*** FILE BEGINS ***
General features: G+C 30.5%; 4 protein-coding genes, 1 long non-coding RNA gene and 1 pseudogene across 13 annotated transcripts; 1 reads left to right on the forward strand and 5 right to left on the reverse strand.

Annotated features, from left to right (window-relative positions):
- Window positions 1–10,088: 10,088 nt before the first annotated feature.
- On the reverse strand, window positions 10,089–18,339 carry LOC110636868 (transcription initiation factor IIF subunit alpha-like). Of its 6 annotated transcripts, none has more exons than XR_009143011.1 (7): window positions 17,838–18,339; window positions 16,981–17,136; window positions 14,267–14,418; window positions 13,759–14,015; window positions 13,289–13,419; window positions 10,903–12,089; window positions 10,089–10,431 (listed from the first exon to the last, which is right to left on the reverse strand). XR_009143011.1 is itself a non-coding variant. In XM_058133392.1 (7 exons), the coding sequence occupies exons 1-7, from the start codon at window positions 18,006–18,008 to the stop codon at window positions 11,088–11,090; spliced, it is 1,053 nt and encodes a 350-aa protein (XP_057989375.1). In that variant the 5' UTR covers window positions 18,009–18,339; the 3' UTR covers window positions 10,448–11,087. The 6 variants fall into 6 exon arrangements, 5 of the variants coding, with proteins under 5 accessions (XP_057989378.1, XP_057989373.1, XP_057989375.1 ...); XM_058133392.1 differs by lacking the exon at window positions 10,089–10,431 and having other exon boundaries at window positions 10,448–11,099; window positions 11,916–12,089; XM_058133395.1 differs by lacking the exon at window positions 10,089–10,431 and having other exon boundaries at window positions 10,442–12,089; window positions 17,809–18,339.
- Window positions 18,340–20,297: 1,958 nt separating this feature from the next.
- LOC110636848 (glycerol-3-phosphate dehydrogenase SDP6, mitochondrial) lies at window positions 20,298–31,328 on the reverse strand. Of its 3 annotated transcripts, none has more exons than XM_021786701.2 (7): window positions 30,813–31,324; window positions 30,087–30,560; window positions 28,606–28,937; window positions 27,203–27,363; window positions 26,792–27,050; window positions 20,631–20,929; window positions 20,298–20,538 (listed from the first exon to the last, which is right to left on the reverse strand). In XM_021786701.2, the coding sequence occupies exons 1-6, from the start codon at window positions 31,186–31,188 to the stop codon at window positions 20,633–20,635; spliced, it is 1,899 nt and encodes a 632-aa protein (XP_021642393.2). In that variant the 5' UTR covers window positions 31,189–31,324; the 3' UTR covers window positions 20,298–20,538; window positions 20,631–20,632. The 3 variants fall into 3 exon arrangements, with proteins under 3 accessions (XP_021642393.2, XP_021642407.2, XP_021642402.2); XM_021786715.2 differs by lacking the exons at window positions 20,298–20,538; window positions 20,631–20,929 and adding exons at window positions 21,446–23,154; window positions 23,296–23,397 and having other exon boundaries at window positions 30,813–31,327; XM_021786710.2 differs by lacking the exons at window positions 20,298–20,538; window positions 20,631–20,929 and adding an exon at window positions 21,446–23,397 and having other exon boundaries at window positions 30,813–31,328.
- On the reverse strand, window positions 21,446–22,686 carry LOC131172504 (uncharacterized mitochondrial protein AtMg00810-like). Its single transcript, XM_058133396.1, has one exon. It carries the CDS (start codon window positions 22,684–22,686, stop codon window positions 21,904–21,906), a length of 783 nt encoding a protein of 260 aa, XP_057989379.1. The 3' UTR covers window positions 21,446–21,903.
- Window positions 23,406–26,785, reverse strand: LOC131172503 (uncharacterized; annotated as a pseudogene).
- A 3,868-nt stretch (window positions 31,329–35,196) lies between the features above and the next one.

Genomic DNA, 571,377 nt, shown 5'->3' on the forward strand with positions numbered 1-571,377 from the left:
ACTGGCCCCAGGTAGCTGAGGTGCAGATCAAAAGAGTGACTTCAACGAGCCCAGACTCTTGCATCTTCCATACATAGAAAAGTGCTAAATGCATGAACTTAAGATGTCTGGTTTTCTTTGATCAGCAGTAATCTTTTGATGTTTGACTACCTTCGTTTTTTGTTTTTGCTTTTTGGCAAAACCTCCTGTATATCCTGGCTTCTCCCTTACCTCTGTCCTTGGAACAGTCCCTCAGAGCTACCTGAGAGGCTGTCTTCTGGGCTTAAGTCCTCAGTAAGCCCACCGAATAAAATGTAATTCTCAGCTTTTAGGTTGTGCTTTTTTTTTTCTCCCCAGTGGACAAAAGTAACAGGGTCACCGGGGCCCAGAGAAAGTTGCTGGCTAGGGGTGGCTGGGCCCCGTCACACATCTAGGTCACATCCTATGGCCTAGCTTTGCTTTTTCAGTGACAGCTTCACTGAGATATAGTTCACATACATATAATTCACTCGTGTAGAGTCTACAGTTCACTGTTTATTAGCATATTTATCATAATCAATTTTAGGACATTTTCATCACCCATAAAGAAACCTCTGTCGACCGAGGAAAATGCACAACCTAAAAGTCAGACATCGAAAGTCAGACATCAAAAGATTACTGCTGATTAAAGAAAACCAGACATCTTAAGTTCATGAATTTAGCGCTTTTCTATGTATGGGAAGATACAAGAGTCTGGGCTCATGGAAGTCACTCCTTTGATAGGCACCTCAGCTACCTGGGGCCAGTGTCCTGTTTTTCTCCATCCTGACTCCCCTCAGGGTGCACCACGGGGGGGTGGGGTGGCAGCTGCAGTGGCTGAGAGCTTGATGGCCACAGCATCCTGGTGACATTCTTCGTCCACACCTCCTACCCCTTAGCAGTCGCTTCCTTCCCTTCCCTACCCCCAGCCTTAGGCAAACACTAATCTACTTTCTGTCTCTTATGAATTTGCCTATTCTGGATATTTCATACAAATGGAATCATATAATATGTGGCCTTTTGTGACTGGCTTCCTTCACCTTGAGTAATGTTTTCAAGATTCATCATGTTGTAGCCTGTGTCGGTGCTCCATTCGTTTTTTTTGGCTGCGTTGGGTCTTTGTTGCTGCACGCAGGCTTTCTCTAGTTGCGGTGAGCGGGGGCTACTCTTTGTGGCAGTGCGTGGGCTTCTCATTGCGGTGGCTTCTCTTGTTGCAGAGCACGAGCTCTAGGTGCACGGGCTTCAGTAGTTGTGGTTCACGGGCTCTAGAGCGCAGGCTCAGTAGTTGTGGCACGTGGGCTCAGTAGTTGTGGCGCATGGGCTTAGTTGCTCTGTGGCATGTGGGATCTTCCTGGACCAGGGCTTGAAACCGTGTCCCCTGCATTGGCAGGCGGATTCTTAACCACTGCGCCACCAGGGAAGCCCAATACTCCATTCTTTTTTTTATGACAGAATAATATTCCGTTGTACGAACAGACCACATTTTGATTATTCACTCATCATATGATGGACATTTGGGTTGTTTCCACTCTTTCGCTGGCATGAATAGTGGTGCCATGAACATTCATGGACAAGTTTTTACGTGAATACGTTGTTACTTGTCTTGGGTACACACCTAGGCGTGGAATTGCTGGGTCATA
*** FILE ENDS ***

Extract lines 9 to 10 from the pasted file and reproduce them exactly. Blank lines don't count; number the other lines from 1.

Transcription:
- A 3,868-nt stretch (window positions 31,329–35,196) lies between the features above and the next one.

Genomic DNA, 571,377 nt, shown 5'->3' on the forward strand with positions numbered 1-571,377 from the left: